Open angle glaucoma (OAG) is the most common form of glaucoma and an important cause of blindness. Having a high intraocular pressure (IOP) is an important risk factor. Treatment for OAG aims to lower the IOP and thus reduce the risk of progressive loss of vision. IOP can be lowered by medications (eye drops), laser therapy or surgery. There are many different types of eye drops available and these are compared in a Cochrane review (Vass 2007). Surgery for glaucoma has also evolved in the last 40 years. The most common type is called trabeculectomy, or drainage surgery, that creates an opening at the wall of the eye to release fluid and reduce the IOP. Surgery may have complications during and after the operation and may fail in the long‐term due to scarring. Drainage surgery forms a 'bleb' i.e. small blister like elevation on the surface of the eye which can sometimes be uncomfortable.

Cochrane Database of Systematic Reviews: Plain Language Summaries [Internet] - John Wiley & Sons, Ltd.

Version: 2012

Pressure ulcers: Overview

If you have to sit or lie in the same position for a very long time, you are at greater risk of developing pressure ulcers (also called bedsores or pressure sores). These wounds take a long time to heal and can be very painful, so it is all the more important to stop them from developing in the first place. Read about how to prevent them and how to help someone who is at risk.

Informed Health Online [Internet] - Institute for Quality and Efficiency in Health Care (IQWiG).

Version: September 23, 2015

Calcium antagonists for aneurysmal subarachnoid haemorrhage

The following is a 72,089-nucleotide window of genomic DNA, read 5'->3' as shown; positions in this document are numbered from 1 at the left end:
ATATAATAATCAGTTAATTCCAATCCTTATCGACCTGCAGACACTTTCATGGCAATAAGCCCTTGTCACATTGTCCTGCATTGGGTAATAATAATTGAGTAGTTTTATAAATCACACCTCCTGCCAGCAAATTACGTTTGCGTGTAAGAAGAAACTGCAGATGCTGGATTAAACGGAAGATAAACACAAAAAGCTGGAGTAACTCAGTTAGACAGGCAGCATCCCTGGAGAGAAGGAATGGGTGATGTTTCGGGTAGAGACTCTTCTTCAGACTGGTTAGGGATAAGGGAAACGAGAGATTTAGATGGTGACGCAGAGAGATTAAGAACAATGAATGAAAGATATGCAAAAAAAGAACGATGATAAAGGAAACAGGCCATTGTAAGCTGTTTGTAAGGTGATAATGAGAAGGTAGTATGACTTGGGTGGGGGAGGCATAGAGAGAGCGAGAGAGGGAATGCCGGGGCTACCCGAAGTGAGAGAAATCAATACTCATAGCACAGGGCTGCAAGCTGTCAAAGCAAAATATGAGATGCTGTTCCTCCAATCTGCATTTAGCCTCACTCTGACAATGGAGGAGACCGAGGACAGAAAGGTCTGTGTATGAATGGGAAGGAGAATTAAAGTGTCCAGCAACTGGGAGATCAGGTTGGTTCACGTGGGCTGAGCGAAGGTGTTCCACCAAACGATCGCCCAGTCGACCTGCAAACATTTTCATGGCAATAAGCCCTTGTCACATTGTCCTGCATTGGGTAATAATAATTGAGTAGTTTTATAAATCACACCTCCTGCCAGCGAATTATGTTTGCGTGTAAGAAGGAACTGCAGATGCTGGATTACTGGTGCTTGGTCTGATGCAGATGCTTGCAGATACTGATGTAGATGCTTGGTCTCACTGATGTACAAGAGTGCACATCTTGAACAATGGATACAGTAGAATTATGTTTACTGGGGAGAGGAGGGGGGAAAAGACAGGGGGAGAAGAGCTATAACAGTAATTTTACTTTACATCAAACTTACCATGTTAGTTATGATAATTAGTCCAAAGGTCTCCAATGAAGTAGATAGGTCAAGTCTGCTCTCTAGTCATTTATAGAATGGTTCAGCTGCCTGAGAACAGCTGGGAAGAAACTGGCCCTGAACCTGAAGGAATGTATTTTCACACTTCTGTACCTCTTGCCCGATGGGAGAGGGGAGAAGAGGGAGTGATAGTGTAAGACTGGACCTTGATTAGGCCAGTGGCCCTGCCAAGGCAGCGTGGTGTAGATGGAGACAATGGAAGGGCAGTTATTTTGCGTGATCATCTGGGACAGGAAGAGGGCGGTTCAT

A subarachnoid haemorrhage is a bleed in the so‐called subarachnoid space, which is the very small space between the brain and the skull, and which contains blood vessels that supply the brain. The cause of the bleeding usually is a rupture of a bulge in one of these vessels. This bulging or blister on a vessel is called an aneurysm. A subarachnoid haemorrhage is a relatively uncommon type of stroke; it accounts for about one in 20 (5%) of all strokes. Subarachnoid haemorrhage often occurs at a relatively young age: half the patients are younger than 55 years old. The outcome of patients after subarachnoid haemorrhage is generally poor: half the patients die within one month after the haemorrhage, and of those who survive the initial month, half remain dependent on someone else for help with activities of daily living (e.g. walking, dressing, bathing). One of the causes of poor outcome is a complication of subarachnoid haemorrhage called secondary ischaemia (ischaemia means lack of blood). This complication occurs four to 10 days (hence secondary) after the haemorrhage. The cause is not exactly known, but one of the factors involved is narrowing of blood vessels in the brain. Calcium antagonists are a type of drug that block calcium channels in cells and are often used for the treatment of high blood pressure. They have also been shown to counteract the narrowing of blood vessels after subarachnoid haemorrhage and to protect the brain against periods of ischaemia. This review of 16 trials, involving 3361 patients, has found that the outcome after subarachnoid haemorrhage, in terms of survival and being independent in activities of daily living, is improved by treatment with calcium channel blockers (antagonists). If the largest trial is excluded from the analysis, the results are no longer statistically significant, and therefore the evidence is not beyond all doubt. However, given the high likelihood of benefits and the modest risks associated with this treatment, the review authors conclude that calcium antagonists, in the form of oral nimodipine 60 mg every four hours, are useful in patients with subarachnoid haemorrhage from a ruptured aneurysm. Magnesium is another calcium antagonist with promising results, but larger trials with this drug are needed before we can be certain about a beneficial effect.